Change! Not just something to fill a bottle up with as you save up for that jetski, but also something that can be necessary and exciting in the world of comics. Superman is getting another big shake-up this year, as one Man of Steel dies so that another can take over when DC kicks off their Rebirth event. It’s all rather complicated, but long story short, we’re going to see some super-new faces wearing the iconic S soon.
When the New 52 says goodbye to their Superman, his powers are going to be split across the globe, forming new Supermen from all over the globe. And one of them happens to be a young fella from Shanghai and the star of The New Super-Man, Kenan Kong. “One of my first tasks as the New Super-Man writer was to give our lead guy a secret identity, a Chinese civilian name,” New Super-Man writer Gene Luen Yang wrote on the DC blog.
I thought for a while and came up with these constraints:
The name would need to be a plausible Chinese name.
The name’s meaning should relate to the character’s journey in some way.
The English version of the Chinese name should be derived using Pinyin. There are different ways of Romanizing Chinese. A lot of what we see in American Chinatowns uses a system called Wade-Giles (or is “Wade-Giles-ish”). Pinyin is now the standard in Mainland China, so that’s what I want to use in the book.
The English version should have the initials K. K. I want to use this as a mnemonic device to help readers connect the new character to Clark Kent. I can’t use C. K. because there is no hard c in Pinyin. The Pinyin c is pronounced “ts,” like in “cats.”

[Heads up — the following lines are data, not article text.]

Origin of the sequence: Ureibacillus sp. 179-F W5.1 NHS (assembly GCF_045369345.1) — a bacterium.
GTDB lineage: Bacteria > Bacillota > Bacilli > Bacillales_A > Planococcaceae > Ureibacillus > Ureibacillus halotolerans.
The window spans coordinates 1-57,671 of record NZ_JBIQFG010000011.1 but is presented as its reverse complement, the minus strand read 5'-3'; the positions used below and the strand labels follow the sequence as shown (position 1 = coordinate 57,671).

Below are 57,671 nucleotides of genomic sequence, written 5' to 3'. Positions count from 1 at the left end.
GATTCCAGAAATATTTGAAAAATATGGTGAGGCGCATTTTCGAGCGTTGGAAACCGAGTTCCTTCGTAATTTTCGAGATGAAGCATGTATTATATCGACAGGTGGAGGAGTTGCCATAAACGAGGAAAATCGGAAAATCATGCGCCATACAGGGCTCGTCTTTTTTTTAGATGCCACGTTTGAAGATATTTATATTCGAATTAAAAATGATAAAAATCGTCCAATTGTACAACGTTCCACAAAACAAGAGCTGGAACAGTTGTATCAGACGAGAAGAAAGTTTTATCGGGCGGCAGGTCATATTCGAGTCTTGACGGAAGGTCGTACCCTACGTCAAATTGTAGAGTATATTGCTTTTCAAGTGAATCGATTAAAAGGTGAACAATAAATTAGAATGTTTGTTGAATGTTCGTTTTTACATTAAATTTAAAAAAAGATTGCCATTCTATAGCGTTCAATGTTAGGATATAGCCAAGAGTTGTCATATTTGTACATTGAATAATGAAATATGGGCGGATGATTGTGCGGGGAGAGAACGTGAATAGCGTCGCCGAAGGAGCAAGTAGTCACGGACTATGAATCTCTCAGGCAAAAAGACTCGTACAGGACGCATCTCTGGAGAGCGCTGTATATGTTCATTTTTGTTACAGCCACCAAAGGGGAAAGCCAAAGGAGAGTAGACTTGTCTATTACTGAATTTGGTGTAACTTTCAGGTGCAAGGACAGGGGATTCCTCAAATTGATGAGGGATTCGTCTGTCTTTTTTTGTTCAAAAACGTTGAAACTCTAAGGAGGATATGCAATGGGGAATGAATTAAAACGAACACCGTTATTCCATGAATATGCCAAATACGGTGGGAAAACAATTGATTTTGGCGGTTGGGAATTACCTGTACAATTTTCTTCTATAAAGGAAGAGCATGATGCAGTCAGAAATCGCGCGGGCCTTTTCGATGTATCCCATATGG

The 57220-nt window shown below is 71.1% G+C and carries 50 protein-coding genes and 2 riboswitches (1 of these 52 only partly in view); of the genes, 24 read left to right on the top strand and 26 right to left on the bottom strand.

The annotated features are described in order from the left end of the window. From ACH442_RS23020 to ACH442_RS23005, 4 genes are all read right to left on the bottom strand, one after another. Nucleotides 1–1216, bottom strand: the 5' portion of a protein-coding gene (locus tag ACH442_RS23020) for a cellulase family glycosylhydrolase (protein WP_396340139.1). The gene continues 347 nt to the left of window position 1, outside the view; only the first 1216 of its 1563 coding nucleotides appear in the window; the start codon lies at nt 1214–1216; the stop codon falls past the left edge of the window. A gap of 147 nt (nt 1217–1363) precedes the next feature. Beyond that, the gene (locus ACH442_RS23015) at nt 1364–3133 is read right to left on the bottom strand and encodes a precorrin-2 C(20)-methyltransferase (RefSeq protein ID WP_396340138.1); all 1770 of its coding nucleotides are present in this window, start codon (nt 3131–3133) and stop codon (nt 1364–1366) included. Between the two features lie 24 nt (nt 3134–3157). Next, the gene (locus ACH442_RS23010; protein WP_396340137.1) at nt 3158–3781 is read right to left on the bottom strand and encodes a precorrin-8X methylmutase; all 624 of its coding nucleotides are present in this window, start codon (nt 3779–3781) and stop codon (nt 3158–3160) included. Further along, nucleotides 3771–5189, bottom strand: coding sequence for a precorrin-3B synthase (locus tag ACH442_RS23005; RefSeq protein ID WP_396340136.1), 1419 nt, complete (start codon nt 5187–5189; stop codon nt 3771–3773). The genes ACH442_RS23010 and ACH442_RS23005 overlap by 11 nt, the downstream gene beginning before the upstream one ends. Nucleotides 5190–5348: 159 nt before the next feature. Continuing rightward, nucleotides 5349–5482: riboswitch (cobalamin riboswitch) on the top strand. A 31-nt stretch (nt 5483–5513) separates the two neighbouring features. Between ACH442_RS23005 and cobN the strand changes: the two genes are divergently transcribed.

The English version should be immediately pronounceable by American readers who haven’t studied Pinyin. This means I have to avoid certain letters like x (pronounced kind of like “sh” in Pinyin) and q (pronounced kind of like “ch”). I pulled up a Pinyin dictionary on my laptop, had my mom on speed dial, and began brainstorming Chinese names.
New Super-Man’s surname was easy. In Pinyin, there are not that many Chinese surnames that begin with K. (Wade-Giles offers a lot more options.) It was basically between Kong and Kang. I chose Kong because Kang is a conqueror in the Marvel Universe.
What’s in a name? Plenty then apparently. There’s a lot more to it through the original link, but it is fascinating to see how Kenan Kong’s name was chosen specifically to to draw a parallel to Clark Kent. And also how the original name of Kenji Kong was chucked in case anyone confused the new Super-Man for a Japanese native. Don’t worry, there’s already a Japanese Batman that has appeared, and he fights villains with awesome names such as Lord Death Man.
The New Super-Man series kicks off in July, with art from Viktor Bogdanovic and various other talented people helping to shape the character.